The Arrest and The Apology

Alas, though he tried to avoid Politics and due to some unrelated drama, one day Socrates was commanded to assist in the arrest and execution of a man called  Leon the Salaminian.

Socrates refused and in addition to the unfavourable attention he had been receiving from his adversaries in relation to his teachings of the Greek Gods and the Cosmos, instead he was arrested and charged with disobedience, dishonour, and all manner of slander relating to the corruption of the youth.

Apologia in Greek means ‘Defence’ in English and The Apology of Socrates is just that, his Statement of Defence.

Below are excerpts from the full transcript of The Apology of Socrates, recorded by Plato and likely at the instruction of Socrates lest more truths be buried by his adversaries. It starts at the beginning of his ‘Statement of Defence’ as he addresses the court and the tone of the Trial is set…

How you have felt, O men of Athens, at hearing the speeches of my accusers, I cannot tell; but I know that their persuasive words almost made me forget who I was – such was the effect of them; and yet they have hardly spoken a word of truth…
Well, then, I will make my defence, and I will endeavour in the short time which is allowed to do away with this evil opinion of me which you have held for such a long time; and I hope I may succeed, if this be well for you and me, and that my words may find favour with you. But I know that to accomplish this is not easy – I quite see the nature of the task. Let the event be as God wills: in obedience to the Law, I make my defence…

I will begin at the beginning and ask what the accusation is which has given rise to this slander of me, and which has encouraged Meletus to proceed against me. What do the slanderers say? They shall be my prosecutors, and I will sum up their words in an affidavit. “Socrates is an evil-doer, and a curious person, who searches into things under the earth and in heaven, and he makes the worse appear the better cause; and he teaches the aforesaid doctrines to others.” That is the nature of the accusation, and that is what you have seen yourselves in the comedy of Aristophanes…

The Apology of Socrates illustrates his character and shows him standing firm in his integrity as the Hearing continues. However ultimately Socrates is found guilty. He is noted to have commented on the close margin as his expectation from the off-set was that it would be a majority vote against him. It was during the trial that one of his responses was also to become one of the most well-known sayings in our recent history:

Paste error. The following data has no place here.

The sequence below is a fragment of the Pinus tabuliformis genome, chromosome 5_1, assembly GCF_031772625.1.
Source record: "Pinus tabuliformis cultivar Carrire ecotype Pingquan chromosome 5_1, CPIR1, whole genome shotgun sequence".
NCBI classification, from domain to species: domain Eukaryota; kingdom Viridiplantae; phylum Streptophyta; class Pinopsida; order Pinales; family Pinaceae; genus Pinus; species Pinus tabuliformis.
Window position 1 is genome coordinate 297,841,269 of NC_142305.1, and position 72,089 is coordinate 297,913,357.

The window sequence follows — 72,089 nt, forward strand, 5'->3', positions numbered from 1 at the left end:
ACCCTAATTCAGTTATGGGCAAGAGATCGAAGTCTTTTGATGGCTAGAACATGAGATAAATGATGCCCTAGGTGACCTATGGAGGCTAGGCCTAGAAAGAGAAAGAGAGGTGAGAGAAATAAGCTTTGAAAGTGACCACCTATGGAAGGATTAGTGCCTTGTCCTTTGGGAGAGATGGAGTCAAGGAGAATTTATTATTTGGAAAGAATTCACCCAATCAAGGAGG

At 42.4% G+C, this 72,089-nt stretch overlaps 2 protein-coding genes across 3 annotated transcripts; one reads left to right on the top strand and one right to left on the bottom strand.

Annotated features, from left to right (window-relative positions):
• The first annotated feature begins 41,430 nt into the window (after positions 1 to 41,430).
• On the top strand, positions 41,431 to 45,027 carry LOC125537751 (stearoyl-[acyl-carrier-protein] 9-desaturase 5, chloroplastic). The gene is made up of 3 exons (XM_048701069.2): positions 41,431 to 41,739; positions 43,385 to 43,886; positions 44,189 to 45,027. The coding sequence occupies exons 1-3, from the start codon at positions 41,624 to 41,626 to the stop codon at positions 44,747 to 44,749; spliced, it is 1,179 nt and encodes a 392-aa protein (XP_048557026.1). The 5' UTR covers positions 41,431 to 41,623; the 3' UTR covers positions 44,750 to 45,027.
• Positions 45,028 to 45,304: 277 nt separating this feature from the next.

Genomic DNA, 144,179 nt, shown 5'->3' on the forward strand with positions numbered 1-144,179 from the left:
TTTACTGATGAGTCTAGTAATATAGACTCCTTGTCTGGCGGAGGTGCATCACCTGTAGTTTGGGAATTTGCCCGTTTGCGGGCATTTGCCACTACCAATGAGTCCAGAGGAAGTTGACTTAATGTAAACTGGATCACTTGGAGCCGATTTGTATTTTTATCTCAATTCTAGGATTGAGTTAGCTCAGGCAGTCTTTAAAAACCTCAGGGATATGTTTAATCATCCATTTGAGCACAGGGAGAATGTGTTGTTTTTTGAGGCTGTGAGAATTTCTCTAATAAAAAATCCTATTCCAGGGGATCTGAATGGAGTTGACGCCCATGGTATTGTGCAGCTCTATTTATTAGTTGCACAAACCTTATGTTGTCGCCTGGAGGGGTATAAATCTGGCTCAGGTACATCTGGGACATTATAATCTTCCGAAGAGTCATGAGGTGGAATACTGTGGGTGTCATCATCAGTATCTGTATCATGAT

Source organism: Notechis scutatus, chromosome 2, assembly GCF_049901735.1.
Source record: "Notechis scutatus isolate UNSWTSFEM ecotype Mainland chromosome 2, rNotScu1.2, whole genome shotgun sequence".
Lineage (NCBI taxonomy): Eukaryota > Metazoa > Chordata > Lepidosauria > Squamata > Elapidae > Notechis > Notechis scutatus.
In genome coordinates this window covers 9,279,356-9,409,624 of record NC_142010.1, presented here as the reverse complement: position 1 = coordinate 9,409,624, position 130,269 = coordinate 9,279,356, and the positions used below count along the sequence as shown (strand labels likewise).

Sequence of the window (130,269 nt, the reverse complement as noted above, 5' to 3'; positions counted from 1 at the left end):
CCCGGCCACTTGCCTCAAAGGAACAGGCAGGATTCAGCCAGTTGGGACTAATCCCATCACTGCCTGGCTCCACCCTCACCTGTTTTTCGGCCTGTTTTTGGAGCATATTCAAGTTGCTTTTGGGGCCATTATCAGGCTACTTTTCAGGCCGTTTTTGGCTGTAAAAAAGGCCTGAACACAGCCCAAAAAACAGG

The unexamined life is not worth living


The Sentence and The Summing Up

For those who had condemned Socrates, his feelings were made clear as he addressed them and prophesized the consequences of their actions against him, whilst at the same time expressing his perspective of a personal triumph of his own resolve in spite of the consequences he would face.

The Trial ended with his response to the sentencing bestowed upon him as Socrates addressed the court.

… Not much time will be gained, O Athenians, in return for the evil name which you will get from the detractors of the city, who will say that you killed Socrates, a wise man; for they will call me wise even although I am not wise when they want to reproach you. If you had waited a little while, your desire would have been fulfilled in the course of nature. For I am far advanced in years, as you may perceive, and not far from death. I am speaking now only to those of you who have condemned me to death. 
And I have another thing to say to them: You think that I was convicted through deficiency of words – I mean, that if I had thought fit to leave nothing undone, nothing unsaid, I might have gained an acquittal. Not so, the deficiency which led to my conviction was not of words – certainly not. But I had not the boldness or impudence or inclination to address you as you would have liked me to address you, weeping and wailing and lamenting, and saying and doing many things which you have been accustomed to hear from others, and which, as I say, are unworthy of me.
But I thought that I ought not to do anything common or mean in the hour of danger: nor do I now repent of the manner of my defence, and I would rather die having spoken after my manner, than speak in your manner and live.
For neither in war nor yet at law ought any man to use every way of escaping death. For often in battle there is no doubt that if a man will throw away his arms, and fall on his knees before his pursuers, he may escape death; and in other dangers there are other ways of escaping death, if a man is willing to say and do anything.
The difficulty, my friends, is not in avoiding death, but in avoiding unrighteousness, for that, runs faster than death

And now, O men who have condemned me, I would fain prophesy to you; for I am about to die, and that is the hour in which men are gifted with prophetic power. And I prophesy to you who are my murderers, that immediately after my death, punishment far heavier than you have inflicted on me will surely await you.